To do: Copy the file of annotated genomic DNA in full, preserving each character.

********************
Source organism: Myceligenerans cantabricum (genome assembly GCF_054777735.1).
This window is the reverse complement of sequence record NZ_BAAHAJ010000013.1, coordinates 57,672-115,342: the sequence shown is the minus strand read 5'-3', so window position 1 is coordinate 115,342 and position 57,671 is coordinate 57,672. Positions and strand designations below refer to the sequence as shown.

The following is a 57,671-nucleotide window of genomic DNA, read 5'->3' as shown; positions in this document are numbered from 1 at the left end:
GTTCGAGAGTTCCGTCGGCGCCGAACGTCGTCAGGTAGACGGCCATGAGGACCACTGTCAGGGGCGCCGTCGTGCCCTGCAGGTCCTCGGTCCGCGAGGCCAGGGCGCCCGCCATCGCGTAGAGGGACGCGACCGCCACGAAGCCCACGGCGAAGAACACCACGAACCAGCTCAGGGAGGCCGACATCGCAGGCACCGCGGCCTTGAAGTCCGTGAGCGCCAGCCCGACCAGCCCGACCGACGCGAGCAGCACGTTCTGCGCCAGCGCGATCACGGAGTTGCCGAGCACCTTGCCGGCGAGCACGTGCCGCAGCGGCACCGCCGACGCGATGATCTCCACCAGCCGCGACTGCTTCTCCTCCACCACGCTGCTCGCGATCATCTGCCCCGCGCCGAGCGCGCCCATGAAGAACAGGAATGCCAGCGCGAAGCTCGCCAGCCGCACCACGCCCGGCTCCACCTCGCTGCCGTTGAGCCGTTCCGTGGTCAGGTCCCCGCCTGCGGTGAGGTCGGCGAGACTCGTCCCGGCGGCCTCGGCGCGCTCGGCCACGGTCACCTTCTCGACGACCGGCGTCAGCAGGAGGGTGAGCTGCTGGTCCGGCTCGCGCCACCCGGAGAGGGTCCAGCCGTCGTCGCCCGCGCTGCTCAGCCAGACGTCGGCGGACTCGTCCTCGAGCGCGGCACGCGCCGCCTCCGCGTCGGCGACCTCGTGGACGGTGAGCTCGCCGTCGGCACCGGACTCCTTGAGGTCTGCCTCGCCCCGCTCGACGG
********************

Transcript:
Source organism: Myceligenerans cantabricum (genome assembly GCF_054777735.1).
This window is the reverse complement of sequence record NZ_BAAHAJ010000013.1, coordinates 57,672-115,342: the sequence shown is the minus strand read 5'-3', so window position 1 is coordinate 115,342 and position 57,671 is coordinate 57,672. Positions and strand designations below refer to the sequence as shown.

The following is a 57,671-nucleotide window of genomic DNA, read 5'->3' as shown; positions in this document are numbered from 1 at the left end:
GTTCGAGAGTTCCGTCGGCGCCGAACGTCGTCAGGTAGACGGCCATGAGGACCACTGTCAGGGGCGCCGTCGTGCCCTGCAGGTCCTCGGTCCGCGAGGCCAGGGCGCCCGCCATCGCGTAGAGGGACGCGACCGCCACGAAGCCCACGGCGAAGAACACCACGAACCAGCTCAGGGAGGCCGACATCGCAGGCACCGCGGCCTTGAAGTCCGTGAGCGCCAGCCCGACCAGCCCGACCGACGCGAGCAGCACGTTCTGCGCCAGCGCGATCACGGAGTTGCCGAGCACCTTGCCGGCGAGCACGTGCCGCAGCGGCACCGCCGACGCGATGATCTCCACCAGCCGCGACTGCTTCTCCTCCACCACGCTGCTCGCGATCATCTGCCCCGCGCCGAGCGCGCCCATGAAGAACAGGAATGCCAGCGCGAAGCTCGCCAGCCGCACCACGCCCGGCTCCACCTCGCTGCCGTTGAGCCGTTCCGTGGTCAGGTCCCCGCCTGCGGTGAGGTCGGCGAGACTCGTCCCGGCGGCCTCGGCGCGCTCGGCCACGGTCACCTTCTCGACGACCGGCGTCAGCAGGAGGGTGAGCTGCTGGTCCGGCTCGCGCCACCCGGAGAGGGTCCAGCCGTCGTCGCCCGCGCTGCTCAGCCAGACGTCGGCGGACTCGTCCTCGAGCGCGGCACGCGCCGCCTCCGCGTCGGCGACCTCGTGGACGGTGAGCTCGCCGTCGGCACCGGACTCCTTGAGGTCTGCCTCGCCCCGCTCGACGG